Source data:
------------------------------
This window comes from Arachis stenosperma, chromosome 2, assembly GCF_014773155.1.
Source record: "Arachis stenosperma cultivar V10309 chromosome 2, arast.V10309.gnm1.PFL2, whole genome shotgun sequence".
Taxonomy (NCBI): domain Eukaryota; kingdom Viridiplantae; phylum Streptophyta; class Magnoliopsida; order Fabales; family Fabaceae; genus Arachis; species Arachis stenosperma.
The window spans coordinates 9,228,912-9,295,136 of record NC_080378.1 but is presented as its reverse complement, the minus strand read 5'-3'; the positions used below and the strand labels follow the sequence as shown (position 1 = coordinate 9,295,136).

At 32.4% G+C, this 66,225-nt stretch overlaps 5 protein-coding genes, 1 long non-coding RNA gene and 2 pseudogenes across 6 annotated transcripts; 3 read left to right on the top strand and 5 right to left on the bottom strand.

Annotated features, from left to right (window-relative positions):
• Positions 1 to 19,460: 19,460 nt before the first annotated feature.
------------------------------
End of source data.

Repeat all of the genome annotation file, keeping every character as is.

This window comes from Arachis stenosperma, chromosome 2, assembly GCF_014773155.1.
Source record: "Arachis stenosperma cultivar V10309 chromosome 2, arast.V10309.gnm1.PFL2, whole genome shotgun sequence".
Taxonomy (NCBI): domain Eukaryota; kingdom Viridiplantae; phylum Streptophyta; class Magnoliopsida; order Fabales; family Fabaceae; genus Arachis; species Arachis stenosperma.
The window spans coordinates 9,228,912-9,295,136 of record NC_080378.1 but is presented as its reverse complement, the minus strand read 5'-3'; the positions used below and the strand labels follow the sequence as shown (position 1 = coordinate 9,295,136).

At 32.4% G+C, this 66,225-nt stretch overlaps 5 protein-coding genes, 1 long non-coding RNA gene and 2 pseudogenes across 6 annotated transcripts; 3 read left to right on the top strand and 5 right to left on the bottom strand.

Annotated features, from left to right (window-relative positions):
• Positions 1 to 19,460: 19,460 nt before the first annotated feature.